• Even though we’re not backpacking, hiking boots are still the best option for footwear on this trip. We’ll be walking a lot, taking day hikes, and otherwise passing through areas with rugged and varied terrain. Sneakers or running shoes will not hold up as your go-to shoe, though they are still acceptable as camp shoes. Personally, I prefer something very light weight and loose as a camp shoe, like crocs! (they have actually become very popular in camping and backpacking culture)
  • Wool socks are a must. Bring 3-5 pairs, and keep one extra comfy pair in your sleeping bag for dry feet at night.
  • Technical gear needed for the kayak expedition, such as wet suits and dry bags, will be provided for you by the local outfitter we are partnering with. If you have this gear already, or want to be sure you have gear that fits your needs/desires, you are welcome to bring your own. However, know that this gear is pretty bulky by nature and won’t be used outside of the last week of the program. Feel free to reach out with questions about gear for the kayak expedition specifically!
  • Sun protective clothing, such as SPF shirts and wide brimmed hats, will be very helpful on our adventures and on the open water especially. I highly encourage finding some!
  • Since we are in tick & mosquito country here, you may want to bring special gear for avoiding contact with these insects. You can purchase clothing that is manufactured with permethrin treatment to repel insects, such as Bugaway Tech, or you can treat your own clothing at home. Insect Shield is a leading brand in this practice and will also treat clothes for you. Permethrin is much more effective against ticks than deet-based spray repellents. Personally, I find that wearing long baggy clothing, staying conscious of how ticks move, and doing diligent tick checks is enough for me, but chemical solutions are viable safeguards if you want some extra protection.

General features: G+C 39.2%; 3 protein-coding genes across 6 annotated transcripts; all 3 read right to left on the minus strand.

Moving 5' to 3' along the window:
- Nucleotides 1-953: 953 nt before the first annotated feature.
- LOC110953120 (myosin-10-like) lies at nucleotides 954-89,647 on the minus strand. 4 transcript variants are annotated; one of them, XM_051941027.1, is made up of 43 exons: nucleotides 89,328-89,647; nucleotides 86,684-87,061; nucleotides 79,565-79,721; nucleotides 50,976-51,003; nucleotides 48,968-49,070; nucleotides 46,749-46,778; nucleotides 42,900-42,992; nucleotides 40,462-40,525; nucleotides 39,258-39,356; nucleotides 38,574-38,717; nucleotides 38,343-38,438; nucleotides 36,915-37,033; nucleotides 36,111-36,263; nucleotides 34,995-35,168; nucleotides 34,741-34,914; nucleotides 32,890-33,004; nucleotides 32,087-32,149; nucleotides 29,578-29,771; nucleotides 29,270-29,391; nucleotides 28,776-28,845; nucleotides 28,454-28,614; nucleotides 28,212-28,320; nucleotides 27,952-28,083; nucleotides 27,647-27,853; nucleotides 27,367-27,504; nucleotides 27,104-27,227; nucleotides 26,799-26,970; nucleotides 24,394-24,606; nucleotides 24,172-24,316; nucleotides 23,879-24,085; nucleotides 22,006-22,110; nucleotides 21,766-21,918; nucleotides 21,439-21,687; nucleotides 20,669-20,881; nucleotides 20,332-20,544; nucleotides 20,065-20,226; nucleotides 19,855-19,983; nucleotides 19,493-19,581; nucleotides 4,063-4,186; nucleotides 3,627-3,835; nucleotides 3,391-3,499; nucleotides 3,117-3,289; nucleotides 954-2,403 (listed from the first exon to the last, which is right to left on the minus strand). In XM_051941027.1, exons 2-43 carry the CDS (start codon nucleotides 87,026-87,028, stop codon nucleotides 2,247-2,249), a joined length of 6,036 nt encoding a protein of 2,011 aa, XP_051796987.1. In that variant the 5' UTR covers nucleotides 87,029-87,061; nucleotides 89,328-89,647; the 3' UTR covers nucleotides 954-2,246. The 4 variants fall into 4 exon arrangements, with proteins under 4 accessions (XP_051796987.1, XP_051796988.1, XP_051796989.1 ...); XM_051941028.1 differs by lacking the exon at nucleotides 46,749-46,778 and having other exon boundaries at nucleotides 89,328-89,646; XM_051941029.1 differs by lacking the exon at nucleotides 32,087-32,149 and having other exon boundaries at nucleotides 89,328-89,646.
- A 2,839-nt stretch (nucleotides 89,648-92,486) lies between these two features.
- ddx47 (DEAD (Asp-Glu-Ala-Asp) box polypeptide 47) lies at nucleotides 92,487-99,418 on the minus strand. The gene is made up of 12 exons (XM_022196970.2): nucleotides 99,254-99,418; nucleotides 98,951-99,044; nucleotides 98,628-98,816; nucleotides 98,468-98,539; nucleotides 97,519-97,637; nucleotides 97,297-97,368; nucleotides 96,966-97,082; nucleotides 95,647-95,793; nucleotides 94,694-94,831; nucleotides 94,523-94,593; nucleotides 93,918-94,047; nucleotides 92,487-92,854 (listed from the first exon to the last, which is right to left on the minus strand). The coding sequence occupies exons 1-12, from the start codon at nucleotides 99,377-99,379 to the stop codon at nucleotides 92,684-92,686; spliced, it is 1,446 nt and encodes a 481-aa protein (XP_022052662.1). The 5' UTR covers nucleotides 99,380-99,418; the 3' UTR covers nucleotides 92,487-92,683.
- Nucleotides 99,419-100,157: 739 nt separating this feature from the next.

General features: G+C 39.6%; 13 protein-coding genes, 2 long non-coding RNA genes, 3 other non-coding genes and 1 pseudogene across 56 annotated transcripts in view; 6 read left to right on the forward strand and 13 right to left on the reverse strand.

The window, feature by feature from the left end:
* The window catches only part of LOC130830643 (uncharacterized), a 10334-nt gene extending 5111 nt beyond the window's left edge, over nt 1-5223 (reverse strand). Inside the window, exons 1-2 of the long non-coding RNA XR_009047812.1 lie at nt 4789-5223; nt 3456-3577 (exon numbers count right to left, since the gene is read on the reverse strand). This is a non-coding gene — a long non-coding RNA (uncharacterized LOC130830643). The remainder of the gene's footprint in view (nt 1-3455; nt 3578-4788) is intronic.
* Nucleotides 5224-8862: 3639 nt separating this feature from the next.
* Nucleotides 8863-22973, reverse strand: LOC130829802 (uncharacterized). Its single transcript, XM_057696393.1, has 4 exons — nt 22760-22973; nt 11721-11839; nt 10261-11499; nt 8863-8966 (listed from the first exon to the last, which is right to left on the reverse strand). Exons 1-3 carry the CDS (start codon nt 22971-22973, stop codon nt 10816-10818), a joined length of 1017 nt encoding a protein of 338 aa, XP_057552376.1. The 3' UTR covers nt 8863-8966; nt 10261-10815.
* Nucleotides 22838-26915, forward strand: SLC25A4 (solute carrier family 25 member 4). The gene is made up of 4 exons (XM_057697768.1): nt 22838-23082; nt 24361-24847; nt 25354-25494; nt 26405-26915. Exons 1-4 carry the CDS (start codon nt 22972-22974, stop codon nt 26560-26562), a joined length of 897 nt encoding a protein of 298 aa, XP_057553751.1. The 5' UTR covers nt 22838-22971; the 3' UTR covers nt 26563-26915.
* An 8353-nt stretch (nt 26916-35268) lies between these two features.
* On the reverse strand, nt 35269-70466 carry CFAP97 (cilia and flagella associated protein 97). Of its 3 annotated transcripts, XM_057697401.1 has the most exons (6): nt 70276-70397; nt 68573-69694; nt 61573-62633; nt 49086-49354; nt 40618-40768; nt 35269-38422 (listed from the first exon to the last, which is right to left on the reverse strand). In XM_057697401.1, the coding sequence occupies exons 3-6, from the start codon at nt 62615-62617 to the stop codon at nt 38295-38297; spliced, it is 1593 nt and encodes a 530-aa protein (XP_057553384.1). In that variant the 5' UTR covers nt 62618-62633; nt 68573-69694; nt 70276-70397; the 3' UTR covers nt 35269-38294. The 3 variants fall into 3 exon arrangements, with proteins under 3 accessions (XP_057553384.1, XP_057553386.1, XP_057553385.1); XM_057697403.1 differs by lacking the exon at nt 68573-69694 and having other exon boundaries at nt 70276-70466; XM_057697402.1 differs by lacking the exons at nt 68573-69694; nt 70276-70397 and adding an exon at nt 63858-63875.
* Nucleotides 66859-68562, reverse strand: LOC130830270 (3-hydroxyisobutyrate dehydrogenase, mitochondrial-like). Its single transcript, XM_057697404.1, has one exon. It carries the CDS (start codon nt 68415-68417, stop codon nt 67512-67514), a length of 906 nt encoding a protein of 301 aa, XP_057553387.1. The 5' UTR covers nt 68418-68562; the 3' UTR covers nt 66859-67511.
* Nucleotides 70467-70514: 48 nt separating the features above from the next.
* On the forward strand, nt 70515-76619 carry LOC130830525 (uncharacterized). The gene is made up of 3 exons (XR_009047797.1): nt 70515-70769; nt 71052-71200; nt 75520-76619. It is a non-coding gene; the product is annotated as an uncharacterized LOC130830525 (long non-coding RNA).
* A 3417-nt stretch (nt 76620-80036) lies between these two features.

Technology Use 

As you should be aware, at Dragons we have a limited tech use policy on our programs. Unplugging from the constant noise and chatter of the digital world allows us to be much more present with each other, and reach a deeper level of learning and relationship with what is going on around us. It is a dynamic that can be hard for many of us at first, especially in our increasingly tech-focused society, but that separation anxiety always dissipates into a clear, grounded feeling that is a part of what makes our programs so powerful. Here are a few reminders about how our tech policies function:

  • When you arrive, we will collect your cell phones and other digital devices. This includes handheld gaming devices, tablets, computers, e-readers and various other genres of tech. We will safeguard these items throughout the duration of the trip, and return them to you when you are ready to return home.
  • If you need to get in touch with family or loved ones during the trip for an emergency, sudden change, or other viable reason, we will make your phone available to you in order to do so.
  • If you’d like to take photos on our trip, we encourage you to bring a camera that is not attached to a smart phone. Digital or analog cameras are fine; I love a good disposable camera from the drug store for bringing memories back later!
  • If you intentionally hold onto digital devices for your own use during the program without informing an instructor, there may be negative consequences.
  • Overall, you should know that our tech policy is not designed to disenfranchise you, harm you, or just to be mean; it is a tried and true tactic of experiential learning that will benefit us all if we commit to it.

That’s all for now! As I’ve said, please reach out with any additional questions or clarifications before the start of our program if you need! We are excited to be together, and happy to help you prepare for our adventures in any way we can.

Much love,